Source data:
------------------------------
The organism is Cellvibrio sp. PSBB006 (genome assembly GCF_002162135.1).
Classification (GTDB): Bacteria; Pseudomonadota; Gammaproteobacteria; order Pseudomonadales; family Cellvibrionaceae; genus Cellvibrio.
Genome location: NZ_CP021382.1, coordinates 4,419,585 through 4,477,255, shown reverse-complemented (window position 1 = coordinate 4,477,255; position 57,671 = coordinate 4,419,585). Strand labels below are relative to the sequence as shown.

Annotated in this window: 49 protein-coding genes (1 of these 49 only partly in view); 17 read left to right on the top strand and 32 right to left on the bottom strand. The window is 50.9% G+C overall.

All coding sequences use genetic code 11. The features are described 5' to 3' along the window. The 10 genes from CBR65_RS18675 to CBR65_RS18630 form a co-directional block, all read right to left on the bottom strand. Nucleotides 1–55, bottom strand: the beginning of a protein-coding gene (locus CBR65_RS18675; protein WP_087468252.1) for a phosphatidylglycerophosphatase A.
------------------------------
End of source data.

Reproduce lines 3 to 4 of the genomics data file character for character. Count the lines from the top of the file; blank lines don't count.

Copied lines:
Genome location: NZ_CP021382.1, coordinates 4,419,585 through 4,477,255, shown reverse-complemented (window position 1 = coordinate 4,477,255; position 57,671 = coordinate 4,419,585). Strand labels below are relative to the sequence as shown.

Annotated in this window: 49 protein-coding genes (1 of these 49 only partly in view); 17 read left to right on the top strand and 32 right to left on the bottom strand. The window is 50.9% G+C overall.